Day 8 of a Year Long Road Trip Along America’s Scenic Byways
Cave-in-Rock State Park
We left late today…decided to finish making my blog post while I had internet. Our first stop was in the same park where we camped, Cave-in-Rock State Park. Does anyone want to take a guess at what we saw? Yes, it was a cave – 160 feet deep in a limestone bluff. I was afraid I might miss it as there were stairs everywhere, but obviously that would have been hard to do once I saw its large size. The cave was once a hideout for river pirates after the Revolutionary War. They would lure pioneers into the cave, take their possessions, and sometimes their lives. Fortunately now, it’s just a tour attraction.
I met some nice people, Don, Marilyn, and Vera, who were here visiting from the Chicago area. Marilyn said she missed seeing the cave once because the water level was too high – I didn’t think of that. They recently completed a bike ride – 300 miles over a week, stayed in churches, and raised money for an orphanage in Haiti. Forty riders raised about $50,000. Kudos to them!
They peppered me with questions. I always tend to get the same few questions, “Are you camping by yourself?” and “How old are you?”. Some may ask where am I going and others ask, what does your mom think of this?
Pounds Hollow Recreation Area
My next stop was at Pounds Hollow Recreation Area, in Shawnee National Forest. I let the dogs walk in the shallows of Pounds Hollow Lake and then we went for a mile hike in the woods to Ox-Lot Cave. The trail was very mossy and green. Years ago, a rock overhang provided shelter to hunters and explorers and then when loggers entered the area, the overhang received extensive use. A fence was built to coral oxen, horses, and mules, thus the name Ox-Lot Cave.
I met a nice couple from Michigan at the attraction. They were traveling for three weeks to see different places around the area and were familiar with the Reader’s Digest Book I have been using. They told me that the area in which they live in Michigan (northwest corner of the arm) should be a scenic drive and suggested that if I get to the Holiday Gas Station look through the parking lot at the grey house and come knocking!
Garden of the Gods
Our next stop was supposed to be Garden of the Gods in the Shawnee National Forest, full of oddly shaped sandstone formations. Mushroom Rock, Anvil Rock, and Devils Smokestack are a few of the names given to the rocks. Unfortunately, the entrance road to the park was being resurfaced, and it was closed. So we pressed onward. It actually gave me more time to get nearby the next scenic drive that starts in Southeastern Indiana in Corydon.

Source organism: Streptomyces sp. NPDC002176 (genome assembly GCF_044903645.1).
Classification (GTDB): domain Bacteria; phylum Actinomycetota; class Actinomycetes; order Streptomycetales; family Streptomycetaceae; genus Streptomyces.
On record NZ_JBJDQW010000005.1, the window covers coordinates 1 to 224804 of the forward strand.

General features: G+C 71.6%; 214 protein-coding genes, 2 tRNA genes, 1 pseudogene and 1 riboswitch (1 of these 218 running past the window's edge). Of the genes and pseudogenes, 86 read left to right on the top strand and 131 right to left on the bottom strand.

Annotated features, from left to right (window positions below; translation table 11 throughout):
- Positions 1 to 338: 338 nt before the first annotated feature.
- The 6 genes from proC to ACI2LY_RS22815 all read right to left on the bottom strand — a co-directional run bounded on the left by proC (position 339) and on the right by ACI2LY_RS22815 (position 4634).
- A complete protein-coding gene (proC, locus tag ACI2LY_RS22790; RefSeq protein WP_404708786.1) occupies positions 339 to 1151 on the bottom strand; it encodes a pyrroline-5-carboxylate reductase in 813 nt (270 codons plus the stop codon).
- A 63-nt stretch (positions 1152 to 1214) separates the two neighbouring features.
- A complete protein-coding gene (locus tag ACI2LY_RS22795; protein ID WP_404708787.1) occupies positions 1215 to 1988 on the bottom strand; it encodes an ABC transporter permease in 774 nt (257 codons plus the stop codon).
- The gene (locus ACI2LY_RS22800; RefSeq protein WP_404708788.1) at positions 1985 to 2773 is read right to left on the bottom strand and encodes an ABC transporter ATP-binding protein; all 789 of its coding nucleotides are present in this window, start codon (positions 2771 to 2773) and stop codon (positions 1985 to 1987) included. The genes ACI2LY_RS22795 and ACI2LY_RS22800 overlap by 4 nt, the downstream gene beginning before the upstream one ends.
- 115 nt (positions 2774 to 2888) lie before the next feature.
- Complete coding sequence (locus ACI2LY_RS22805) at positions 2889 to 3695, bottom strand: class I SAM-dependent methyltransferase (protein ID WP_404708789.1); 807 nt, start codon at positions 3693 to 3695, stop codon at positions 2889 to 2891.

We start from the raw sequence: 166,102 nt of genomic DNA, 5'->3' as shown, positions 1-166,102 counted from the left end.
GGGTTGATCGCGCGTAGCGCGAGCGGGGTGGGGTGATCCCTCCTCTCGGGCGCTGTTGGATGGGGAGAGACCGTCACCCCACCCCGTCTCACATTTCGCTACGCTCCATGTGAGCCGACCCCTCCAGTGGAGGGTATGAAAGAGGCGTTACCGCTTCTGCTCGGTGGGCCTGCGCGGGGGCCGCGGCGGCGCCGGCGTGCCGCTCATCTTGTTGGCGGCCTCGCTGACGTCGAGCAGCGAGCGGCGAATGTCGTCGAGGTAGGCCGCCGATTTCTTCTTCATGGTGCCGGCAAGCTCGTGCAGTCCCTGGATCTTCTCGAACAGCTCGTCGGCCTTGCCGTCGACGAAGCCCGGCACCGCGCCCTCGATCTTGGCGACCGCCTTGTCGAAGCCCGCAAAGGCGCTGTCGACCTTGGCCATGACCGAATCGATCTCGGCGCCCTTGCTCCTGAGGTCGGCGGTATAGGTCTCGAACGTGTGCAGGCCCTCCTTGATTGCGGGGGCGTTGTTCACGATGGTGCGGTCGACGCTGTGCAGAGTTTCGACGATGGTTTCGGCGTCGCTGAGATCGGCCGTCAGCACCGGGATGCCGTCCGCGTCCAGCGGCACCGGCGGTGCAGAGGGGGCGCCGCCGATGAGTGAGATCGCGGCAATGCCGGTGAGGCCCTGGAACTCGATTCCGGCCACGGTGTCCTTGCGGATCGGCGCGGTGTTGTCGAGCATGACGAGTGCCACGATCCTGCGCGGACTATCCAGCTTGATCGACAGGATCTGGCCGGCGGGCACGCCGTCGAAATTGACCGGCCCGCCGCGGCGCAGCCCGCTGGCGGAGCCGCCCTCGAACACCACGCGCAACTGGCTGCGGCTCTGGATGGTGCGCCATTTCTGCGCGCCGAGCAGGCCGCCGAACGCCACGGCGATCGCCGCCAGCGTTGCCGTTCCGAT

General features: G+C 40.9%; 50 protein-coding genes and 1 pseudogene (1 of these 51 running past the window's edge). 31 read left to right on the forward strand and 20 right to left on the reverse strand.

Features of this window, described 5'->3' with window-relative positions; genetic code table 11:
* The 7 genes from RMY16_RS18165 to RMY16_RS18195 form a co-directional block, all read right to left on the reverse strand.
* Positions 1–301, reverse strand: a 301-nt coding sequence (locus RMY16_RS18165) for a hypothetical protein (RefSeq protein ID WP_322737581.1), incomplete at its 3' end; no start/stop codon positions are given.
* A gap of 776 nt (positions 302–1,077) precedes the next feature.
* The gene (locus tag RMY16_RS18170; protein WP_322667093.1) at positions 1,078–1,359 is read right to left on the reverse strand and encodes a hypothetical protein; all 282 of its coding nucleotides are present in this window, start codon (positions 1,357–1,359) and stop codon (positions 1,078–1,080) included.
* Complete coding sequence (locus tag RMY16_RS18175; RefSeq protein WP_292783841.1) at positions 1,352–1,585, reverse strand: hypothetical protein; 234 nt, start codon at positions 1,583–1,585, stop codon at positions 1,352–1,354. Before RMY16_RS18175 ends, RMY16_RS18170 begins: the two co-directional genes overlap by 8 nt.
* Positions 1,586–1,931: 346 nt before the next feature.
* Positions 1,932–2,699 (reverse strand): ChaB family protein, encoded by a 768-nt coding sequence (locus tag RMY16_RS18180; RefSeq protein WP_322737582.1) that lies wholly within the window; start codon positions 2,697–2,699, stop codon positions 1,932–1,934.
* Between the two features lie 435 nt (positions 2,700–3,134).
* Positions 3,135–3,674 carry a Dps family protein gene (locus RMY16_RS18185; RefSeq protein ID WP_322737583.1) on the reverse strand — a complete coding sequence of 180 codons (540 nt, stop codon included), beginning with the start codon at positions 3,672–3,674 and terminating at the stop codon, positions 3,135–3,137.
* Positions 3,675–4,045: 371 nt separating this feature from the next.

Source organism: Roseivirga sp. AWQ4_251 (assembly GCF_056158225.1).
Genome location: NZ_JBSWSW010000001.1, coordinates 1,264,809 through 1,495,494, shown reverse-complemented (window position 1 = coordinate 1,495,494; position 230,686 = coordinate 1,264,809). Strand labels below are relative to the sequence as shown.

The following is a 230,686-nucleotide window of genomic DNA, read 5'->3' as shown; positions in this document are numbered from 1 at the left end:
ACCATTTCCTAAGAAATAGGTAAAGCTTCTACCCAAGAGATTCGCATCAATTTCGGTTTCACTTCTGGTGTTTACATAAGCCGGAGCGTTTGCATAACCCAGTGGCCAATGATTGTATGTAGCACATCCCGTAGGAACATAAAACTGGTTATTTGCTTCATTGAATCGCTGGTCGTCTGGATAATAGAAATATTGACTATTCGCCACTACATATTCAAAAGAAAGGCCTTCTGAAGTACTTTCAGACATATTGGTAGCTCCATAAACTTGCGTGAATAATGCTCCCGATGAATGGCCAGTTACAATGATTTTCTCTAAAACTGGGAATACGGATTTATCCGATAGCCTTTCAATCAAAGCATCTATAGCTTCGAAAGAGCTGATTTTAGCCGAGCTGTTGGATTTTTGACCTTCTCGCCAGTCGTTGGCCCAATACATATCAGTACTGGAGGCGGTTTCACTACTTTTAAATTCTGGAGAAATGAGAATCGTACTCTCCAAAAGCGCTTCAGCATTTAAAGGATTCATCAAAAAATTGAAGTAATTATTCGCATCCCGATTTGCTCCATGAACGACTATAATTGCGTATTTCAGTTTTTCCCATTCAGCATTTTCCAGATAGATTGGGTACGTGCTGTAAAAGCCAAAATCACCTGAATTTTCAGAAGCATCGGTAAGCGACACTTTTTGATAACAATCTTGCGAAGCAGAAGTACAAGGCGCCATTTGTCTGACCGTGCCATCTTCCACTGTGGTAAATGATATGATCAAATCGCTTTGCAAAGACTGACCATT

I noticed Corydon is only 25 miles from Louisville – horse country. I knew of a few horse trainers there from 20 years ago, so I called my horse friend Page who is still active in the horse show world, and asked if she had Rick’s phone number. She said, “No, but here is Bobby’s”. I couldn’t believe it. He was my horse trainer for several years. I knew he had moved to St. Louis and then to Louisville, but I had forgotten the Louisville part. I thought he was still in St. Louis.
Bobby and Karen
So, I called him up, and surprisingly, he and Karen were both home (not on the road at a horse show), and they graciously took me in for the night. Karen was the barn manager where I rode for years. We caught up on the last 20 years, went out to the barn for a night check, and grabbed a quick dinner at Chili’s which was a welcome change from PB&J! It was so fun to see them and to be back at the barn. I love the smell of horses. I’m tempted to ride tomorrow morning before I leave!
Map of My Road Trip Across the USA
For a summary about my road trip across the USA, click HERE. For the interactive map, see the below link.
Other Articles about Illinois You May Like
- Day 7 – Sights Along Shawnee Hills Scenic Byways
- Day 232 – Great River Road and Illinois Northwest
- Day 233 – Illinois Northwest – Part II
Check out the photographic note cards and key chains at my shop. Each card has a travel story associated with it. 20% of proceeds are donated to charity.